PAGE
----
Law enforcement agents can use cell-site simulators to help locate cellular devices whose unique identifiers are already known to law enforcement, or to determine the unique identifiers of an unknown device by collecting limited signaling information from devices in the simulator user’s vicinity. This technology is. one tool among many traditional law enforcement techniques, and is deployed only in the fraction of cases in which the capability is best suited to achieve specific public safety objectives.

How They Function

Cell-site simulators, as governed by this policy, function by transmitting as a cell tower. In response to the signals emitted by the simulator, cellular devices in the proximity of the device identify the simulator as the most attractive cell tower in the area and thus transmit signals to the simulator that identify the device in the same way that they would with a networked tower. A cell-site simulator receives and uses an industry standard unique identifying number assigned by a device manufacturer or cellular network provider. When used to locate a known cellular device, a cell-site simulator initially receives the unique identifying number from multiple devices in the vicinity of the simulator. Once the cell-site simulator identifies the specific cellular device for which it is looking, it will obtain the signaling information relating only to that particular phone. When used to identify an unknown device, the cell-site simulator obtains signaling information from non-target devices in the target’s vicinity for the limited purpose of distinguishing the target device.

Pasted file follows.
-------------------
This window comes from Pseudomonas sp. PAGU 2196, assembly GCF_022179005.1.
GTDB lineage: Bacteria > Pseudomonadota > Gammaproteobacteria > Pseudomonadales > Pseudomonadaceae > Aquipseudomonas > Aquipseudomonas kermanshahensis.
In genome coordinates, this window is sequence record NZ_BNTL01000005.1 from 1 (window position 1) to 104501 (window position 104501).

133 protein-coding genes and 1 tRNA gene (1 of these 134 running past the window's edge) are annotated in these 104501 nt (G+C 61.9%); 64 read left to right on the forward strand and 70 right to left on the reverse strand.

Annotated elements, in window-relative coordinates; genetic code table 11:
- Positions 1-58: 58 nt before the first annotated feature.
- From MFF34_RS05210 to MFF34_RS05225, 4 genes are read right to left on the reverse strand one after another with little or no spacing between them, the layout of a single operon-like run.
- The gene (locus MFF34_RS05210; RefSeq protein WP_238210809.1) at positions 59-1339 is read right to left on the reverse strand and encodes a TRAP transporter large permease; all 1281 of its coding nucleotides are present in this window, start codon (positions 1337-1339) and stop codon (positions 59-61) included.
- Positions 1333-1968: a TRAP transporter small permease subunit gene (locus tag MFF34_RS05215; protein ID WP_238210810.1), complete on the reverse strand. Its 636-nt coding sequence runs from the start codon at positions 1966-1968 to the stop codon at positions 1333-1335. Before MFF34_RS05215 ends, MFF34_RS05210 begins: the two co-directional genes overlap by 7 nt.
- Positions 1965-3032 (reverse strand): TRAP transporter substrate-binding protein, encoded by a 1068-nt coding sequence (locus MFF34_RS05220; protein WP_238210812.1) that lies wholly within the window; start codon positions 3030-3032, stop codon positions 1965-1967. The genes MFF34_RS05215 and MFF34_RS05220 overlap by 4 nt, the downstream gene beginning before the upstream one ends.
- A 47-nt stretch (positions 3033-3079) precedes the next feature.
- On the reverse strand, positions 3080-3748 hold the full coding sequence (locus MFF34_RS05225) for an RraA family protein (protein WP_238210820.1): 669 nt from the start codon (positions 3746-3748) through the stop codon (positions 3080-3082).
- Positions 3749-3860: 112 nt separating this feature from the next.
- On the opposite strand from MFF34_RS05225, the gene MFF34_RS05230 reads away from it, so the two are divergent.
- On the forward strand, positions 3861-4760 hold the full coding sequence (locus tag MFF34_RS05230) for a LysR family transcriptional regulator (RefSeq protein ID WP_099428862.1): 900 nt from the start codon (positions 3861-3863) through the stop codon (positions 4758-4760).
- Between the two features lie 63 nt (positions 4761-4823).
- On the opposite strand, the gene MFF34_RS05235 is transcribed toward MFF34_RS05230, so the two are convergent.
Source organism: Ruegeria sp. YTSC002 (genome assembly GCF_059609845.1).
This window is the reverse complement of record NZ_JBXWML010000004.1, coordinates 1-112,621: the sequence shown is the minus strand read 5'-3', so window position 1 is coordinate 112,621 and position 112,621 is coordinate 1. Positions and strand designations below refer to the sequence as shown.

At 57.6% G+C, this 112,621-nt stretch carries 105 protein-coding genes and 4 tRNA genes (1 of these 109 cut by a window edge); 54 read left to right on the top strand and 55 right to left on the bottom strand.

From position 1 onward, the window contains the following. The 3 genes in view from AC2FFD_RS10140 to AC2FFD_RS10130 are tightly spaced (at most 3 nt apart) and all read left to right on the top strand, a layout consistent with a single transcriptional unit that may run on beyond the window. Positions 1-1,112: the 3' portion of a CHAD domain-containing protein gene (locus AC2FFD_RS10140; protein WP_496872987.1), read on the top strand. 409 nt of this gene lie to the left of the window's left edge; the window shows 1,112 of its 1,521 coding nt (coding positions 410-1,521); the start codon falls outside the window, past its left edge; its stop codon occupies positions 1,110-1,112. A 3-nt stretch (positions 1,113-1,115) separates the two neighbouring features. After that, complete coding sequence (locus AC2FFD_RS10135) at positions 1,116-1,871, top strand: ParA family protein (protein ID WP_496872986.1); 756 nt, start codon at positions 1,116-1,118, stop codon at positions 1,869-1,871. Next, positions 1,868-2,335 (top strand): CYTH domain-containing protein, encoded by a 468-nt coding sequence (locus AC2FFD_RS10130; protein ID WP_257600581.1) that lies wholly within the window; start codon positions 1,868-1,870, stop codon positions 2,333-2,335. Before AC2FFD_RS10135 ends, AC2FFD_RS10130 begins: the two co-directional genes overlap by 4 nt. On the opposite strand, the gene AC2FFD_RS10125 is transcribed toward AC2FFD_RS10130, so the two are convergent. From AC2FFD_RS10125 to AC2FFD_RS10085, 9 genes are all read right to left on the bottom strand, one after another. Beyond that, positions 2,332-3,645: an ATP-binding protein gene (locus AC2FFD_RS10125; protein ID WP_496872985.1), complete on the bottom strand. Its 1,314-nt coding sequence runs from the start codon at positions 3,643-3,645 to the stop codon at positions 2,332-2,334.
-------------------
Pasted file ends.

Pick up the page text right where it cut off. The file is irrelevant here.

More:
What They Do and Do Not Obtain

By transmitting as a cell tower, cell-site simulators acquire the identifying information from cellular devices. This identifying information is limited, however. Cell-site simulators provide only the relative signal strength and general direction of a subject cellular telephone; they do not function as a GPS locator, as they do not obtain or download any location information from the device or its applications. Moreover, cell-site simulators used by the Department must be configured as pen registers, and may not be used to collect the contents of any communication, in accordance with 18 U.S.C. § 3127(3). This includes any data contained on the phone itself: the simulator does not remotely capture emails, texts, contact lists, images or any other data from the phone. In addition, Department cell-site simulators do not provide subscriber account information (for example, an account holder’s name, address, or telephone number).